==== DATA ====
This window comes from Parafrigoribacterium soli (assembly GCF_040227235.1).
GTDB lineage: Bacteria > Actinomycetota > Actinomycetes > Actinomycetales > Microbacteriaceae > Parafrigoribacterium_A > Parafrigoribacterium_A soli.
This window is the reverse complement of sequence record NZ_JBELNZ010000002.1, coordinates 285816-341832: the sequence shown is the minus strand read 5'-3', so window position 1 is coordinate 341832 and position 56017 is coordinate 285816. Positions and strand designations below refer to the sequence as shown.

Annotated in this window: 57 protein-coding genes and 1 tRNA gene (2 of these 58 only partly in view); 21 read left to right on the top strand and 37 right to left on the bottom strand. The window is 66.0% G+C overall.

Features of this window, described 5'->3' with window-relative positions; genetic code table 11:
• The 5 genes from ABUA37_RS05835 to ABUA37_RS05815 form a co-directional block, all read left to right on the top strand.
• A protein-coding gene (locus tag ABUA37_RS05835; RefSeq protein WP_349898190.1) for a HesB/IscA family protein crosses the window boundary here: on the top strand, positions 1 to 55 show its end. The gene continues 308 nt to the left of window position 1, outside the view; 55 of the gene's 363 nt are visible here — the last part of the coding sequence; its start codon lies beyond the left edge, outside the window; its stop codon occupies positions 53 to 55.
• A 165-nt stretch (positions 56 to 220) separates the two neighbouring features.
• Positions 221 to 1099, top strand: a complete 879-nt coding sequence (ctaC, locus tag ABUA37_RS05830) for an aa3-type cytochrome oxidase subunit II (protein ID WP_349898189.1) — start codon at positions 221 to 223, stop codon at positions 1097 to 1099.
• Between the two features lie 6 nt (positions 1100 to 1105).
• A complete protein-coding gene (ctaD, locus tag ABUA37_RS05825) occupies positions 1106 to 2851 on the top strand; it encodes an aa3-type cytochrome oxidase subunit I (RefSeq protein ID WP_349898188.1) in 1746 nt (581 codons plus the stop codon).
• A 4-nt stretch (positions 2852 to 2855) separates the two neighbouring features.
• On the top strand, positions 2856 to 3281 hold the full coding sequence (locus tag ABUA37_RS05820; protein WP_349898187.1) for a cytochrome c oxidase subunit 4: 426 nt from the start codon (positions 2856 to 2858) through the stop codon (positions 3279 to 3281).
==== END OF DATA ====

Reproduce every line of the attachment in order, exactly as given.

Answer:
This window comes from Parafrigoribacterium soli (assembly GCF_040227235.1).
GTDB lineage: Bacteria > Actinomycetota > Actinomycetes > Actinomycetales > Microbacteriaceae > Parafrigoribacterium_A > Parafrigoribacterium_A soli.
This window is the reverse complement of sequence record NZ_JBELNZ010000002.1, coordinates 285816-341832: the sequence shown is the minus strand read 5'-3', so window position 1 is coordinate 341832 and position 56017 is coordinate 285816. Positions and strand designations below refer to the sequence as shown.

Annotated in this window: 57 protein-coding genes and 1 tRNA gene (2 of these 58 only partly in view); 21 read left to right on the top strand and 37 right to left on the bottom strand. The window is 66.0% G+C overall.

Features of this window, described 5'->3' with window-relative positions; genetic code table 11:
• The 5 genes from ABUA37_RS05835 to ABUA37_RS05815 form a co-directional block, all read left to right on the top strand.
• A protein-coding gene (locus tag ABUA37_RS05835; RefSeq protein WP_349898190.1) for a HesB/IscA family protein crosses the window boundary here: on the top strand, positions 1 to 55 show its end. The gene continues 308 nt to the left of window position 1, outside the view; 55 of the gene's 363 nt are visible here — the last part of the coding sequence; its start codon lies beyond the left edge, outside the window; its stop codon occupies positions 53 to 55.
• A 165-nt stretch (positions 56 to 220) separates the two neighbouring features.
• Positions 221 to 1099, top strand: a complete 879-nt coding sequence (ctaC, locus tag ABUA37_RS05830) for an aa3-type cytochrome oxidase subunit II (protein ID WP_349898189.1) — start codon at positions 221 to 223, stop codon at positions 1097 to 1099.
• Between the two features lie 6 nt (positions 1100 to 1105).
• A complete protein-coding gene (ctaD, locus tag ABUA37_RS05825) occupies positions 1106 to 2851 on the top strand; it encodes an aa3-type cytochrome oxidase subunit I (RefSeq protein ID WP_349898188.1) in 1746 nt (581 codons plus the stop codon).
• A 4-nt stretch (positions 2852 to 2855) separates the two neighbouring features.
• On the top strand, positions 2856 to 3281 hold the full coding sequence (locus tag ABUA37_RS05820; protein WP_349898187.1) for a cytochrome c oxidase subunit 4: 426 nt from the start codon (positions 2856 to 2858) through the stop codon (positions 3279 to 3281).